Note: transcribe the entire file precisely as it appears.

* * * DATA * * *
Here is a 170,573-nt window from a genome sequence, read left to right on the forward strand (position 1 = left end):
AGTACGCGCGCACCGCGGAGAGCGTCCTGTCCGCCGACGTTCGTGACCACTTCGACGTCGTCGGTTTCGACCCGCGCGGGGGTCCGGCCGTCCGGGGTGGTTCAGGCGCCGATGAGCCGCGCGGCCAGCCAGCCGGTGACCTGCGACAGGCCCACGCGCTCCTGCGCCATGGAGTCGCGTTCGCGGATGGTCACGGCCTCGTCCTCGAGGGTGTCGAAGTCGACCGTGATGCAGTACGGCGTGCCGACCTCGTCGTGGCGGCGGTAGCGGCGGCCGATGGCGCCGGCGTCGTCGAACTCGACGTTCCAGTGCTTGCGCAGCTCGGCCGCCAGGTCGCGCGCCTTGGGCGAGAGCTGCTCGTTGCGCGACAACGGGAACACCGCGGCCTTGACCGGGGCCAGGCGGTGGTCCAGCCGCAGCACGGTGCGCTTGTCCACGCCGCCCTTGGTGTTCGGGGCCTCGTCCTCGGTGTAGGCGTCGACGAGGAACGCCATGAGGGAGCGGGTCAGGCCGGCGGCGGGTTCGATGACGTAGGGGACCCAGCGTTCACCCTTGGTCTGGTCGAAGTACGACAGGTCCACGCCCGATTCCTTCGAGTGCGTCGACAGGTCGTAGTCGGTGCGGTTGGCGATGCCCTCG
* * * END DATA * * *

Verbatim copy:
Here is a 170,573-nt window from a genome sequence, read left to right on the forward strand (position 1 = left end):
AGTACGCGCGCACCGCGGAGAGCGTCCTGTCCGCCGACGTTCGTGACCACTTCGACGTCGTCGGTTTCGACCCGCGCGGGGGTCCGGCCGTCCGGGGTGGTTCAGGCGCCGATGAGCCGCGCGGCCAGCCAGCCGGTGACCTGCGACAGGCCCACGCGCTCCTGCGCCATGGAGTCGCGTTCGCGGATGGTCACGGCCTCGTCCTCGAGGGTGTCGAAGTCGACCGTGATGCAGTACGGCGTGCCGACCTCGTCGTGGCGGCGGTAGCGGCGGCCGATGGCGCCGGCGTCGTCGAACTCGACGTTCCAGTGCTTGCGCAGCTCGGCCGCCAGGTCGCGCGCCTTGGGCGAGAGCTGCTCGTTGCGCGACAACGGGAACACCGCGGCCTTGACCGGGGCCAGGCGGTGGTCCAGCCGCAGCACGGTGCGCTTGTCCACGCCGCCCTTGGTGTTCGGGGCCTCGTCCTCGGTGTAGGCGTCGACGAGGAACGCCATGAGGGAGCGGGTCAGGCCGGCGGCGGGTTCGATGACGTAGGGGACCCAGCGTTCACCCTTGGTCTGGTCGAAGTACGACAGGTCCACGCCCGATTCCTTCGAGTGCGTCGACAGGTCGTAGTCGGTGCGGTTGGCGATGCCCTCG